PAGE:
6 Solutions for Emotional Negotiations

two men talking

Staying unemotional in a situation that will impact your future is easier said than done. But it’s also one of the most important things to keep in mind as you head into negotiations, no matter what’s on the table. Humans are emotional. And when we get emotional, we stop thinking rationally, which can lead us to do and say things that we will regret later. We can blow a big deal by letting our anger and frustration get the better of us. When emotions take over, we stop listening to the other person and focus on the feelings instead of the goals we have for the negotiation.

So, what should we do if we sense emotions are taking over in a negotiation? Try these tips.

1. Know your triggers 

Before going into a negotiation, know what tends to trigger your negative emotions. If you are aware that one of your emotional triggers is someone interrupting you, for example, it will be easier to remain calm if it happens. Knowing yourself is the first step in successful negotiations.

2. Be mindful 

Keep your finger on your emotional pulse during bargaining. Notice your thoughts and feelings so that you can counteract them as needed. If you can stay aware of how you feel during the conversation, you can more quickly respond to those emotions, instead of becoming triggered by them.

3. Move back towards facts 

If you can catch it soon enough, this might work. You can redirect the conversation back to the facts of the case and away from the raising emotions or the people involved.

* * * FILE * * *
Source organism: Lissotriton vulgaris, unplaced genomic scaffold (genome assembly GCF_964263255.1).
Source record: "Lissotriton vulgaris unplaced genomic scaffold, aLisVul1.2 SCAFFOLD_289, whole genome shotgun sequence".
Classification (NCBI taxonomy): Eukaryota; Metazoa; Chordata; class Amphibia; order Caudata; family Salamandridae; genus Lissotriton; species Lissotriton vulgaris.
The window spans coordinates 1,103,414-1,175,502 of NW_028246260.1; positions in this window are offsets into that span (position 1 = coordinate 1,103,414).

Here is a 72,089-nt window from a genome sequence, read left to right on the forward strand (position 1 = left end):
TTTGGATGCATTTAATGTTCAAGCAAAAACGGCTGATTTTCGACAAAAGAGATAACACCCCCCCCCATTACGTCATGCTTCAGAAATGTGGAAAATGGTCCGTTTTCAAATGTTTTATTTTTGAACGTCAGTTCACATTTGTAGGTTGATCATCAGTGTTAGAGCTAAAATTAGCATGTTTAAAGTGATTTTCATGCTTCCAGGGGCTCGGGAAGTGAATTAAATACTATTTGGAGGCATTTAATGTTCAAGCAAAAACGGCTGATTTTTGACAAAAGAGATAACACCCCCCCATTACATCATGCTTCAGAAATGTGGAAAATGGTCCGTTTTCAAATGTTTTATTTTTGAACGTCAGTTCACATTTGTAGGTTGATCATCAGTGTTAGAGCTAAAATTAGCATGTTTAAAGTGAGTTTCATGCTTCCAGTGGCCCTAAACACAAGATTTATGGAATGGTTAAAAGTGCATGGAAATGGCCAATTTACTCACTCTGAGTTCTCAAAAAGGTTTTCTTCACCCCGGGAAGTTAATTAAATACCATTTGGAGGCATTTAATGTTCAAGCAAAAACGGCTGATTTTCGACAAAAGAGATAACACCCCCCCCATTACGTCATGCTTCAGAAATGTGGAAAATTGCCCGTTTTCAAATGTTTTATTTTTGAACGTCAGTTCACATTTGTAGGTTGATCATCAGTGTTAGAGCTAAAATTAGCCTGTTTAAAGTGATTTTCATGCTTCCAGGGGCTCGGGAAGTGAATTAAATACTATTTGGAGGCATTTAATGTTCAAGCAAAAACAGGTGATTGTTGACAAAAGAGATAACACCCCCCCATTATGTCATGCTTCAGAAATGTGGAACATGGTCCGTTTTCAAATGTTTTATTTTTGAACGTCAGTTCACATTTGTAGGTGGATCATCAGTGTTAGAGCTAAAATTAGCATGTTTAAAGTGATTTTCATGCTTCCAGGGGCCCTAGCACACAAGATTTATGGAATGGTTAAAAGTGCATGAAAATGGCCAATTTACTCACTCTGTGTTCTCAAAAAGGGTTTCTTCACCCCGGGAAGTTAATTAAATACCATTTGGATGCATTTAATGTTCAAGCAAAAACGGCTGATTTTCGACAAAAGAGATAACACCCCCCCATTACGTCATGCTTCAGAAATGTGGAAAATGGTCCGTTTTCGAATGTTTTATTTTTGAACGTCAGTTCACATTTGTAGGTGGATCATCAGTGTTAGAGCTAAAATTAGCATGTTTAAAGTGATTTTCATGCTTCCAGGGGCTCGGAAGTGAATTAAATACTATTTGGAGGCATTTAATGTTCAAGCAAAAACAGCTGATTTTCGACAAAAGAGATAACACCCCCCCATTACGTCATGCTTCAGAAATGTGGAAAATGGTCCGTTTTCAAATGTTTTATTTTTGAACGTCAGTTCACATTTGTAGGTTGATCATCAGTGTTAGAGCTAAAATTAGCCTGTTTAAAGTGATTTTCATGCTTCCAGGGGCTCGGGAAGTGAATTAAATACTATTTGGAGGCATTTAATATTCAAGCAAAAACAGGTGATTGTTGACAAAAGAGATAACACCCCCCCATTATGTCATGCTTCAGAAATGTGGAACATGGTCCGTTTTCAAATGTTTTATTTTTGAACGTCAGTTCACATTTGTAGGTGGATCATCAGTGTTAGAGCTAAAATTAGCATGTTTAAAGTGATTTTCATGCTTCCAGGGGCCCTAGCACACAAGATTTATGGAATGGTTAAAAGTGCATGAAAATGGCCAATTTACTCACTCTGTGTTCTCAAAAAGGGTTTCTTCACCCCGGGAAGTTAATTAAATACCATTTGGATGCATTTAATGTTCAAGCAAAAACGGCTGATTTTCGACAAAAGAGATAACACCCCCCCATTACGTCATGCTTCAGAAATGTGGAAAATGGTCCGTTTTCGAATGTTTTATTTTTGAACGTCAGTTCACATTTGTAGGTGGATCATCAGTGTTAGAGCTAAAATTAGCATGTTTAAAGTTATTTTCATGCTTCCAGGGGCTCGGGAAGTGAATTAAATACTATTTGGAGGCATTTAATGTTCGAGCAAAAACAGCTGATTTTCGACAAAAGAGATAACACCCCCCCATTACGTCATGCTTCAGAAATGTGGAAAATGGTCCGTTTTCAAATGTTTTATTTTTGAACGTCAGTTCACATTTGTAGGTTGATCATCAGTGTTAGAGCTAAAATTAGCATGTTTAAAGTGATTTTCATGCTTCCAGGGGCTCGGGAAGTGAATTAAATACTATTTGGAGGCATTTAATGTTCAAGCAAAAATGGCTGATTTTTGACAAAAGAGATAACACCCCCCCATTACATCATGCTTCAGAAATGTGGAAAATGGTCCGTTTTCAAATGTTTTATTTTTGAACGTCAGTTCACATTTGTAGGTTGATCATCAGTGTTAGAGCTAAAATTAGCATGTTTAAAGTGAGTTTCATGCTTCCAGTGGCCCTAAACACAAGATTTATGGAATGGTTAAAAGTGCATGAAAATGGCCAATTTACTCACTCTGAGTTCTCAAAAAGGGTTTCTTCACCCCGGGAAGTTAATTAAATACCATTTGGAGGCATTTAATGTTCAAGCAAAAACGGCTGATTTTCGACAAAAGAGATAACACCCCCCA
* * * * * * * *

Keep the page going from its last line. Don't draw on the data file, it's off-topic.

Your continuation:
4. Take a timeout 

If emotions start to run high, suggest taking a short break to regroup. This can give everyone a chance to regain their composure before moving forward. That short break can end up saving time and the deal.

 5. Use active listening

This tip is one of your best defenses when the other party is getting frustrated. Maybe they feel they aren’t being heard or acknowledged for their ideas. You can effectively reverse their tense emotions by moving into active listening. This will let them know that you are listening and understanding what they are proposing.

6. Remember your goal 

If you feel yourself becoming angry or frustrated, remind yourself about what you know about emotions clouding judgments. As mentioned above, emotions are a natural part of life, but they can be your worst enemy at the negotiation table. Work to stay composed. If you need to take a break to collect yourself, that’s always an option.

Stephen Meadows

Stephen Meadows has been in the real estate industry since 2001 and has worked with hundreds of brokerages and thousands of agents all over the country. His passion for helping people succeed is apparent in all he does. Stephen has written 6 books and has published 15, 5 of which were Amazon Best Sellers.